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Bengal Glass and Silicate Works Vs. Lalit Mohan Bijlani and anr. - Court Judgment

LegalCrystal Citation
SubjectProperty
CourtKolkata High Court
Decided On
Case NumberSuit No. 751 of 1983
Judge
Reported inAIR1986Cal57
ActsCode of Civil Procedure (CPC) , 1908 - Sections 16 and 17
AppellantBengal Glass and Silicate Works
RespondentLalit Mohan Bijlani and anr.
Appellant AdvocateProdosh Mallick and ;Amitava Lala, Advs.
Respondent AdvocateA.C. Bhabra, ;Ajit Panja and ;Goutam Mitra, Advs.
DispositionPetition allowed
Cases ReferredProbirendra Mohun v. State of Bihar
Excerpt:
- .....therefore, this suit is a suit for land which involves determination of questions relating to right, title, interest and possession of land. as such, this court has no jurisdiction to entertain, try or determine the suit nor this court has any jurisdiction to grant leave under clause 12 of letters patent in a suit relating to or concerning the said flat in the said premises which is admittedly situate outside the jurisdiction of this court. it is the further contention of the petitioner that in a suit for land if any part of such land situate within local limits of this court, then only the question of granting leave under clause 12 of the letters patent would arise and in no other case. it is wholly irrelevant whether any part of the alleged cause of action arises within the.....
Judgment:
ORDER

P.K. Majumdar, J.

1. This is an application by the defendant 1 for an order, inter alia, that the plaint filed in this suit be taken off the file and be rejected; and leave granted under Clause 12 of the Letters Patent be revoked.

2. In or about December, 1983 the plaintiff instituted this suit in this Court praying, inter alia, (a) Leave under Clause 12 of the Letters Patent; (b) Declaration that the plaintiff is the monthly tenant of Flat No. 51 of premises No. 6. Mayfair Road. Calcutta more fully described in a schedule annexed to the plaint; (c) perpetual injunction restraining the defendants and/or their servants, agents, workmen, employees or any other person or persons claiming through the defendants from in any way disturbing or obstructing or doing any act which will in any way interfere with the peaceful possession, use and enjoyment of the plaintiff in respect of the said Flat No. 51 at premises No. 6, Mayfair Road, Calcutta, (d) perpetual injunction restraining the defendants and/or their servants, agenls. workmen, employees or any other person or persons claiming through the defendant from interfering with right of ingress to and egress from the said flat by the plaintiff and its servants and agents; (e) Receiver; (f) Injunction; (g) Costs and (h) further or other reliefs.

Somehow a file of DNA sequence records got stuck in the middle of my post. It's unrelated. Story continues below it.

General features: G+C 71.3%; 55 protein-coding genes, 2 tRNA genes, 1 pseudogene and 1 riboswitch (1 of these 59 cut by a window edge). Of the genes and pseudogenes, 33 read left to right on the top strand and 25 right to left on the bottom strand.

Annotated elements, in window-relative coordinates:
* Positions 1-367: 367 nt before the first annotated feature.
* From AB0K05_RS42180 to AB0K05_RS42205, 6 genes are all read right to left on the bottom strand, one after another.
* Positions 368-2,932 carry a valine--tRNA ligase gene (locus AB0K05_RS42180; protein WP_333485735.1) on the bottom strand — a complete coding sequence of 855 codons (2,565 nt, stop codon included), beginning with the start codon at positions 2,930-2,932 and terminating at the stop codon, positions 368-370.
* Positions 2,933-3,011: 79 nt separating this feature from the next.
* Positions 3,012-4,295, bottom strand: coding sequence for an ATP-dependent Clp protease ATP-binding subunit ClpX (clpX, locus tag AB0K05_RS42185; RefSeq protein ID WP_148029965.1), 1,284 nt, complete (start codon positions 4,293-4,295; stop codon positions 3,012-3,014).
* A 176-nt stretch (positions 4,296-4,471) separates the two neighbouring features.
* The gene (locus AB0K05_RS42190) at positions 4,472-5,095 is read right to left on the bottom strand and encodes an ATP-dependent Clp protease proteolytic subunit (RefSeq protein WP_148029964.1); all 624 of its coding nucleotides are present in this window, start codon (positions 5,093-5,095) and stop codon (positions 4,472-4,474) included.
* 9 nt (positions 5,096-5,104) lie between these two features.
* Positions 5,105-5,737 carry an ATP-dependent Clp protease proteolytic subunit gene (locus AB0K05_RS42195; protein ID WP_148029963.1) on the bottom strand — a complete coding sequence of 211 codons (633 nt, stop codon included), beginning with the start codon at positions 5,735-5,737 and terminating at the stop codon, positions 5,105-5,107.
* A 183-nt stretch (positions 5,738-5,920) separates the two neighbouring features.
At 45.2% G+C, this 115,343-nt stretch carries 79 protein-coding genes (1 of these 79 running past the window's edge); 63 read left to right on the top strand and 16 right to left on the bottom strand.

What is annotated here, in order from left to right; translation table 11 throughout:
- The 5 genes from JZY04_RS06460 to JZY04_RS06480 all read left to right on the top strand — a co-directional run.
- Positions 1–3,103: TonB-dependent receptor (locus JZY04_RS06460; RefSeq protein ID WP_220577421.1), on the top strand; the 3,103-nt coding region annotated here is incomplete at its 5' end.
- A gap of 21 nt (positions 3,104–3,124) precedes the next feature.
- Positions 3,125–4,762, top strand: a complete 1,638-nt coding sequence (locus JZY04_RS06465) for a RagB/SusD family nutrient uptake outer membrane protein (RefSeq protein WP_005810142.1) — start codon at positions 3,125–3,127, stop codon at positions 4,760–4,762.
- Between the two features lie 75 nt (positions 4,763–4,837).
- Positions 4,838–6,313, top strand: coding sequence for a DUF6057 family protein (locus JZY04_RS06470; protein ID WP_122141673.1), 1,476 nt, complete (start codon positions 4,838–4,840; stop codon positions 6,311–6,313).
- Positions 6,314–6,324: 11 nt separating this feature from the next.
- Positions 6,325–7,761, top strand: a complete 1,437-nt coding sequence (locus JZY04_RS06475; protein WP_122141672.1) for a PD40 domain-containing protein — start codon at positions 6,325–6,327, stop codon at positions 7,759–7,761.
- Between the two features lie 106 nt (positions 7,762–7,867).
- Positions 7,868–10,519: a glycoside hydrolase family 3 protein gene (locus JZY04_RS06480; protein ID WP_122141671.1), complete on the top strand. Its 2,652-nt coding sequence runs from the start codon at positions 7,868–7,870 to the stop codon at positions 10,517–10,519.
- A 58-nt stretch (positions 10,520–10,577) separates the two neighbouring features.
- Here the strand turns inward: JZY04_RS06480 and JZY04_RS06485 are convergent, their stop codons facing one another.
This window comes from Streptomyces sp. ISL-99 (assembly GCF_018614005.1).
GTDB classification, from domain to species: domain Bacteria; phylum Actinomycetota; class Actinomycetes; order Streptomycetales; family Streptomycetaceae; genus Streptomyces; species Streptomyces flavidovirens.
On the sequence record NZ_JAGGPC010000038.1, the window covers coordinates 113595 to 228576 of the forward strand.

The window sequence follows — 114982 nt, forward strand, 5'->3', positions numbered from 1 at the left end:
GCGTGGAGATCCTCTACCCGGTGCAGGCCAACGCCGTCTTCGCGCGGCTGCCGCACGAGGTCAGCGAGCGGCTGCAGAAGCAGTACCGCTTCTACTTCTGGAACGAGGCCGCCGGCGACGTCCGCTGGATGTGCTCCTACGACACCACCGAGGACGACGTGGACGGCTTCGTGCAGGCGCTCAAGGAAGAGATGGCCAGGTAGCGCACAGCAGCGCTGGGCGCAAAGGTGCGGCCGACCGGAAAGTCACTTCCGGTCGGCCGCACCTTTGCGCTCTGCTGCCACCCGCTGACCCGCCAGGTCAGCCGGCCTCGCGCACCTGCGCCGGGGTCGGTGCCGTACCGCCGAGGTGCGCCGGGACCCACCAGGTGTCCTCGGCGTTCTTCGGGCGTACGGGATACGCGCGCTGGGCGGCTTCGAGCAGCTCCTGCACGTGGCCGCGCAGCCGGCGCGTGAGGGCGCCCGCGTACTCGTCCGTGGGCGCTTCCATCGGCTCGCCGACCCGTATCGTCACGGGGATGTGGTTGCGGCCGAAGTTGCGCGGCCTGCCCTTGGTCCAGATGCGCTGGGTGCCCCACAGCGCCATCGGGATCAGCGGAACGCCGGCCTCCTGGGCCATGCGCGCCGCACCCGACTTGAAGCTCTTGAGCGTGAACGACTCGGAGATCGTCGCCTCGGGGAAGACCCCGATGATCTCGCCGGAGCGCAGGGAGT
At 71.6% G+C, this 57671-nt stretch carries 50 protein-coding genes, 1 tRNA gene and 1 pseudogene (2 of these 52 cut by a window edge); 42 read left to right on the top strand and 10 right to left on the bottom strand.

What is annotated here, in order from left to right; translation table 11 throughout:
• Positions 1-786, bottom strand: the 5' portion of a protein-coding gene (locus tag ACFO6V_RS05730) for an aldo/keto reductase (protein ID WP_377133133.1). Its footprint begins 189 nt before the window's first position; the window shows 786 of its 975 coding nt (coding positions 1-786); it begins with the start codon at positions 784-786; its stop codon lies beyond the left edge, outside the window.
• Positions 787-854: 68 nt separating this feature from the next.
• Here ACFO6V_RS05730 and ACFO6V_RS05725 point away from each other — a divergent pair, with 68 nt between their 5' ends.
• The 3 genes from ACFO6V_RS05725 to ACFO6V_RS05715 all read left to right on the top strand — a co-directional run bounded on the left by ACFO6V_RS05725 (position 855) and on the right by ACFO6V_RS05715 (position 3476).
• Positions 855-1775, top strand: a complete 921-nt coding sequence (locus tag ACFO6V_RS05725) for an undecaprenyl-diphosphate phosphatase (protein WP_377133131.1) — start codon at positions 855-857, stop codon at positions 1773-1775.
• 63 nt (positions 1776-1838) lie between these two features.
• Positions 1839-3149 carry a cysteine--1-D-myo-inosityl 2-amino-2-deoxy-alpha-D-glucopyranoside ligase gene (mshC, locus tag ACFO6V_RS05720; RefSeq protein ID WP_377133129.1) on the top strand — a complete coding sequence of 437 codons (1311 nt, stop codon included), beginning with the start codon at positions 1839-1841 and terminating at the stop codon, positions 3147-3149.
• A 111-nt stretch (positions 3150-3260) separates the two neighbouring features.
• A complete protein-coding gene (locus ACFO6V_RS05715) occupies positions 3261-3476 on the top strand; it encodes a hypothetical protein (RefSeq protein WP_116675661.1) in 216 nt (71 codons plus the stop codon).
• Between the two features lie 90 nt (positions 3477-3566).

3. The plaintiffs case as made out in the plaint is shortly this. The plaintiff entered into an agreement with the first defendant for tenancy in respect of flat No. 51 at premises No. 6 Mayfair Road, Calcutta at a monthly rent of Rs. 1300/-. The said agreement was entered into in Calcutta within the jurisdiction of this Court. The plaintiff was the tenant of the flat No. 51 which was being used as Office-cum-Guest House. At the request of the first defendant the plaintiff had been paying the rent of Rs. 1300/- per month to the second defendant M/s. Vishnu Oil Company with effect from May, 1977 and rent receipts thereof were granted by the second defendant. The second defendant duly accepted the rent, up to and including the month of March, 1981 and on various pretexts the defendants did not accept rent from April, 1981.

4. The allegation of the plaintiff as disclosed in the plaint is that the defendants are wrongfully or illegally threatening to oust the plaintiff from the possession of the said flat. Further, the defendants are threatening to invade or invading the plaintiffs right to enjoyment.

5. The plaintiff prays for leave under Clause 12 of the Letters Patent on the basis that the defendants reside and the tenancy agreement in respect of the said flat No. 31. Mayfair Road was entered into within the jurisdiction of this Court.